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Leader: Laura Talens.

This research line aims to analyze the anthropogenic cycles of materials in socio-economic systems. The results of such analyses help identify ways of optimizing the use of resources and reducing the related environmental impacts, as well as help get a better understanding of the environmental impact of the lifespan of products and services. Within the research line, two of the research topics targeted are the analysis raw materials and the ecodesign of electrical and electronic products.

Understanding the availability of raw material is crucial to ensure the development and implementation of new technological applications, as for example renewable energy technologies. The analysis of raw material using material flow analysis allows quantifying the flows and the stocks of materials within a system, as well as defining indicators that help monitor the performance of such systems.

Since 2015, the European Commission has emphasized to need to favor the repair and maintenance, reuse, remanufacture and recycling of electrical and electronic equipment, to optimize materials cycles and reduce waste to advance towards a more circular economy. At ICTA-UAB, we develop projects on the ecodesign of electrical and electronic equipment to get a better understanding of the lifetime, the architectural design and the material composition of these products and upcoming technologies.

Leader: Xavier Gabarrell

This research line, Sustainable food systems, arises from the need to give an integrated response to some of the challenges posed in the 2030 Urban Agenda with the objective of achieving the Sustainable Development Goals. It analyses the potential of urban agriculture and the food chain in making cities more sustainable by exploring the optimization of food, energy, and water right within the urban area. Sostenipra holds an integrated rooftop greenhouse (i-RTG) designed for vertical urban farming purposes (www.fertilecity.com). This is one of the few facilities in the world that allows the exchange of energy, water and CO2 between the greenhouse and the building. The i-RTG includes two Agrourban labs, each one of 100 m2. The first dedicated to the tomatoes production, with a yield of 1.5 tons of tomatoes per year.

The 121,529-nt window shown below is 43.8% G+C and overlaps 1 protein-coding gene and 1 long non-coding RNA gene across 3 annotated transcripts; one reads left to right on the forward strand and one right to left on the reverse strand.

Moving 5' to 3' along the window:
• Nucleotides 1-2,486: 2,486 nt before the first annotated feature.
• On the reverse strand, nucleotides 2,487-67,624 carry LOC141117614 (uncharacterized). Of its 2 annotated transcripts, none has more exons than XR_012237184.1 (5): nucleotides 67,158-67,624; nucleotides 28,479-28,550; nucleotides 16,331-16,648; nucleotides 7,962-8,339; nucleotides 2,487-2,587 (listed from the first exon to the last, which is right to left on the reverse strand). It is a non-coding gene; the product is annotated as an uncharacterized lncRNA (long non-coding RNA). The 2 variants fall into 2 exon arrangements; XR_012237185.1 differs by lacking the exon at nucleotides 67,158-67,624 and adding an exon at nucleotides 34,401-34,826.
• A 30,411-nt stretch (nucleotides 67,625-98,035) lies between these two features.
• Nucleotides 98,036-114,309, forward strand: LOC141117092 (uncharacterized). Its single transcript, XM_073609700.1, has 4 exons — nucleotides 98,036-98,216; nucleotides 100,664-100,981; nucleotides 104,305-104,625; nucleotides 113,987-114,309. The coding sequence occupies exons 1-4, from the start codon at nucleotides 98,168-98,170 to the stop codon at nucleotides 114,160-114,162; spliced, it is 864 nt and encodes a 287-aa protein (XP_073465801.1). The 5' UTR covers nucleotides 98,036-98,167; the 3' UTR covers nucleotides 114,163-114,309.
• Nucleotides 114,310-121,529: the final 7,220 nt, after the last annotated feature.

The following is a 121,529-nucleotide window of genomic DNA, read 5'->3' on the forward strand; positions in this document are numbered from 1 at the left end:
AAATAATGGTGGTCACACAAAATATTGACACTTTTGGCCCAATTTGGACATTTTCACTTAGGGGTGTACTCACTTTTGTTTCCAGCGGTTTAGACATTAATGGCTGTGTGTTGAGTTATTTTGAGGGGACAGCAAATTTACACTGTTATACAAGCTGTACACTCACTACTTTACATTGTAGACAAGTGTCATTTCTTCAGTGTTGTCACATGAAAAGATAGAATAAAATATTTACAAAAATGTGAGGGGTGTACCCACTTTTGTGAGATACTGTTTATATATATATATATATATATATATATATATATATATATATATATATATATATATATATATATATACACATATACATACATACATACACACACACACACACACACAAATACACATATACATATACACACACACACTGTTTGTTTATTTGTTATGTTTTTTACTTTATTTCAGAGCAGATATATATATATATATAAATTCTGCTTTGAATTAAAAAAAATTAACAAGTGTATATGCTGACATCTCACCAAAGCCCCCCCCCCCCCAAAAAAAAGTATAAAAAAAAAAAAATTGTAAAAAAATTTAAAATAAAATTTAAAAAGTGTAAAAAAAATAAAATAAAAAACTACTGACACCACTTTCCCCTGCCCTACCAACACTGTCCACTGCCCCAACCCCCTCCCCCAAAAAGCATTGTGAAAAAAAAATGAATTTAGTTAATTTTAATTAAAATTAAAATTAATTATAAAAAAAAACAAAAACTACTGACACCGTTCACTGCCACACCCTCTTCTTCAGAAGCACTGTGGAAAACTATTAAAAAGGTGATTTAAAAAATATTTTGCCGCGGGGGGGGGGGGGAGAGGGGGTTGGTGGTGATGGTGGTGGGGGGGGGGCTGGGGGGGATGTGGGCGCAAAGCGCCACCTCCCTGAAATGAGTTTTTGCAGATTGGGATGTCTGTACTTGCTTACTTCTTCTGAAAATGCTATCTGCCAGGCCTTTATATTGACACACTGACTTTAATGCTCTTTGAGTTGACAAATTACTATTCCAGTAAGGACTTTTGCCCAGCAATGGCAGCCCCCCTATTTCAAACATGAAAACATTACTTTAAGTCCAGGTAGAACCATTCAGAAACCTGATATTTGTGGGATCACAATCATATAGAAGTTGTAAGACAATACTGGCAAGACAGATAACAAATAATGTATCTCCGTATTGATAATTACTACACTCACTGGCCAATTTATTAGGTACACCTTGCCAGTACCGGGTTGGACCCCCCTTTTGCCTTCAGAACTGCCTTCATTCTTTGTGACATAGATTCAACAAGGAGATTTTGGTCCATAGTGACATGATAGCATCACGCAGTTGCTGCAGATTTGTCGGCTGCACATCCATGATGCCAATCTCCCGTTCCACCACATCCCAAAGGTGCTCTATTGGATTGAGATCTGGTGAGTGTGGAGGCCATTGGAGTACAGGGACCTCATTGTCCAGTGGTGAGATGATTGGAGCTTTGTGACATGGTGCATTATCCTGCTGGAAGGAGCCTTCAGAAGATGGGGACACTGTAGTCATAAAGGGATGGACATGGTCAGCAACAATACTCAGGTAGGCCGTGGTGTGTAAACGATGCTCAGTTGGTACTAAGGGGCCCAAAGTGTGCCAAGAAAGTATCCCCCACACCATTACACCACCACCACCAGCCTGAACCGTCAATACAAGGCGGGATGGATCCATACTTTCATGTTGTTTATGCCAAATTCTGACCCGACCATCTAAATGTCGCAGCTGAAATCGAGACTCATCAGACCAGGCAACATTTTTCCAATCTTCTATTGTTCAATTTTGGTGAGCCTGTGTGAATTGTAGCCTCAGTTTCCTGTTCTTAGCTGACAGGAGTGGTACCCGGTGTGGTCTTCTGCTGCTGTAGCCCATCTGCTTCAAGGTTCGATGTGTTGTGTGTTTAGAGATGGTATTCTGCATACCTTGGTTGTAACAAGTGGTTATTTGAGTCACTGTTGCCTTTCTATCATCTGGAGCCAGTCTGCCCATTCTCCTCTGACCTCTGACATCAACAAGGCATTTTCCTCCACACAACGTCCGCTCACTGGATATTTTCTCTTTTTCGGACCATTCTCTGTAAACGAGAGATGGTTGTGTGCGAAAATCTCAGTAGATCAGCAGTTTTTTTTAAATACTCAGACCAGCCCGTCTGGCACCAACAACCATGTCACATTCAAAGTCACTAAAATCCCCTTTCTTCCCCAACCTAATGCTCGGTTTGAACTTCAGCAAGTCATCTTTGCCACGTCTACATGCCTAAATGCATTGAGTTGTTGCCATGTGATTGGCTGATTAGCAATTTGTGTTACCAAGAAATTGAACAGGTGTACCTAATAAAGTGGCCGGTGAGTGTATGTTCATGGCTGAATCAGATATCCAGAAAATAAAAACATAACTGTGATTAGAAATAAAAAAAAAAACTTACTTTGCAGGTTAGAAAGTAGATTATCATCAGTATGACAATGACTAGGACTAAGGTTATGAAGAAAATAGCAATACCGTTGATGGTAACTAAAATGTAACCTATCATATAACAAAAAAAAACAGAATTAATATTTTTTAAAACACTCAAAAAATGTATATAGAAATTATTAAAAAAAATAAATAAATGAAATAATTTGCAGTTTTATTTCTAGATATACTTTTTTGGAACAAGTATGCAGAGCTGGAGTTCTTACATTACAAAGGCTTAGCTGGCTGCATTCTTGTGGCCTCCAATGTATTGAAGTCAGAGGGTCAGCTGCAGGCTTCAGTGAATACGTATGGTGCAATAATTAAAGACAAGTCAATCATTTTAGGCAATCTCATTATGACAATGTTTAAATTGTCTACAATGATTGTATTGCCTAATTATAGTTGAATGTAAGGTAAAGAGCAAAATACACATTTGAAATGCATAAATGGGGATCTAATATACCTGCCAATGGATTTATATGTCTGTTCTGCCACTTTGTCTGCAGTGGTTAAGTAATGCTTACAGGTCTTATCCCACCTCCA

PI: Gara Villalba

Nature-based solutions (NBS) such as green infrastructures potentially make cities more resilient to climate change and more sustainable in terms of water management, food production, air quality, human well-being and biodiversity. Often various types of NBS are promoted in urban agendas, without existing studies clearly indicating the effectiveness of their contribution to sustainability. Funded by ERC Consolidator grant URBAG, the group presently studies the life cycle impacts of the resources required for urban green infrastructures with an understanding of how those green infrastructures impact the urban atmosphere interactions- thus integrating urban metabolism assessment with urban atmospheric modeling.